Why did my gift get stuck 10 miles from my home?
January 11, 2015 4:03 PM   Subscribe

Something strange happened to me at Christmas and I'm curious if the green can shed more light onto it. I bought something online from a trusted retailer that I've bought from frequently. This was my third purchase this fall to the same address. It was due to be delivered on the 23rd via a combination of UPS and USPS but never arrived. When I followed up a week or so later, the trusted retailer described it as "irretrievably lost" and overnighted replacement items.

The was shipped to me via UPS. It arrived at the UPS hub 10 miles from my home on the 21st of December. On the 22nd on December, the slated delivery was by COB 12/23. The morning of the 23rd, the tracking had been updated to COB 12/24.

I called UPS 12/24 and asked if I could pick it up at the hub and was told that only the shipper could permit that. I called the retailer and they called UPS while I was on hold and UPS told them that the package was being transferred to USPS for last-mile delivery and could not be held for pickup. The UPS tracking page was updated on the afternoon of 12/24 to say "undeliverable as addressed". I called UPS and they said that update came from USPS. I asked our mail carrier (who is awesome) and he had no idea what it was about. The location still showed the package as being 10 miles from our house.

A week later, I called the retailer, and they said the box was "irretrievably lost" and overnighted me replacement items, which arrived without issue.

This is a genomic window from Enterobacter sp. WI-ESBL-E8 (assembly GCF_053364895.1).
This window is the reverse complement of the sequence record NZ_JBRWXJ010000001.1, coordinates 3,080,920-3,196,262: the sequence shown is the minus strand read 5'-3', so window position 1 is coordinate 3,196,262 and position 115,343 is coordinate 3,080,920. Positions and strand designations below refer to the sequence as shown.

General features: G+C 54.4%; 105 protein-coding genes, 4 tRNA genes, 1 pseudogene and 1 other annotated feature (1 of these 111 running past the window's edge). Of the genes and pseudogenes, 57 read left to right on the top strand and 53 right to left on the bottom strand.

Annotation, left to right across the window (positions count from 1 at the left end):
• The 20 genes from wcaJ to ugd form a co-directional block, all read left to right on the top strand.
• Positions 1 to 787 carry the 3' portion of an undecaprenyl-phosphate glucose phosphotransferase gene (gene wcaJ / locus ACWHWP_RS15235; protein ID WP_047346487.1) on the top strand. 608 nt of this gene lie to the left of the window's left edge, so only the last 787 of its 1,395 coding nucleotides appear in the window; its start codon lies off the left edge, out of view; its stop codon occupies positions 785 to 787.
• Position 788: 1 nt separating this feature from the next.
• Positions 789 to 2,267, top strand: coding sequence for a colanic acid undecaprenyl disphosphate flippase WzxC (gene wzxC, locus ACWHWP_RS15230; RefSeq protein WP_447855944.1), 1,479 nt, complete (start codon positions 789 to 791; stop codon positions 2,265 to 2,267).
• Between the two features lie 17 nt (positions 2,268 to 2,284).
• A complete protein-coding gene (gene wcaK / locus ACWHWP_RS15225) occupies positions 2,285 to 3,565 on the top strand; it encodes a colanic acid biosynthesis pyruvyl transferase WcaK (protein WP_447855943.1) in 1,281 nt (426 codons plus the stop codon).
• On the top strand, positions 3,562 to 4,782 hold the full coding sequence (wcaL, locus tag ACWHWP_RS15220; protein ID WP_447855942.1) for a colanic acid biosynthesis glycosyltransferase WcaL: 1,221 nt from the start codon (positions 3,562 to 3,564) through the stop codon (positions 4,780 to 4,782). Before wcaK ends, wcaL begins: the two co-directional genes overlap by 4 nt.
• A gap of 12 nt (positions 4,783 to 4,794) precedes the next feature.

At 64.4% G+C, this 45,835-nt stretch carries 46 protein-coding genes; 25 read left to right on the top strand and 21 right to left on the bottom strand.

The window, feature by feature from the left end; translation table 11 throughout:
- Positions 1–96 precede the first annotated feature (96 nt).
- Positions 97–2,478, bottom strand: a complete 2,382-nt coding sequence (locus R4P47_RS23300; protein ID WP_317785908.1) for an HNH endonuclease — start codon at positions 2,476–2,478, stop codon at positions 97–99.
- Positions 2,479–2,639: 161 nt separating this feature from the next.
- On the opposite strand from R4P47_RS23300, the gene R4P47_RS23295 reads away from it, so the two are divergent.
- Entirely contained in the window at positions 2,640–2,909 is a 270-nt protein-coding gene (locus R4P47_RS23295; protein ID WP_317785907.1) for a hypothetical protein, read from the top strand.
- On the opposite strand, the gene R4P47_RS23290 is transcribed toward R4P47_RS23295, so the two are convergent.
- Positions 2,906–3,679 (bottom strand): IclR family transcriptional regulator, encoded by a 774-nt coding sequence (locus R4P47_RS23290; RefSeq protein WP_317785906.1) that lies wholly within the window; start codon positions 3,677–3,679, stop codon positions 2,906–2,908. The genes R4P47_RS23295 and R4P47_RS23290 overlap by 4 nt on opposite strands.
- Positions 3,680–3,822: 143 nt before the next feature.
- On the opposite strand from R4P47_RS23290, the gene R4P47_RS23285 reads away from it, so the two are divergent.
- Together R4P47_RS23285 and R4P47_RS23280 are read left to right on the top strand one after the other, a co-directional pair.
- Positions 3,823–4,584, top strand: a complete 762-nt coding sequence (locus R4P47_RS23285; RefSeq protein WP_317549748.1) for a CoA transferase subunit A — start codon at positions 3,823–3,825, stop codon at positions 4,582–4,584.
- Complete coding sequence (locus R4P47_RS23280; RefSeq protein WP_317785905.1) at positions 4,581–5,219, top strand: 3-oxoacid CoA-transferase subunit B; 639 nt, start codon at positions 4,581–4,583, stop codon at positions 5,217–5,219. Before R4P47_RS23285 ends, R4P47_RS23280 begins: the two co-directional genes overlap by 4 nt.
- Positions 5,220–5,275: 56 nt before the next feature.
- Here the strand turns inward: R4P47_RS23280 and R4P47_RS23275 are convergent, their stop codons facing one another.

I'm curious if anyone has any idea what happened here? First, with the changes in the delivery status (first the 23rd, then the 24th, then undeliverable) with no explanation. Also, I know that the post office occasionally loses packages, but why did they update the tracking with "undeliverable as addressed" when they actually lost it? And what happens to this box? When it turns up behind the bin or stuck to the bottom of a tray, will it go back to the sender? Back to UPS? Be delivered to me?

And, finally - is there a way as a customer to prevent last-mile delivery being subcontracted out? I selected UPS shipping from the trusted retailer (I also had the option to select FedEx and USPS) and though USPS usually does a very good job, other last-mile deliverers are (LaserShip, OnTrak, etc.) much more questionable and have equally questionable labor practices. I'd be willing to pay more to know that when I select UPS, my box will be delivered by UPS.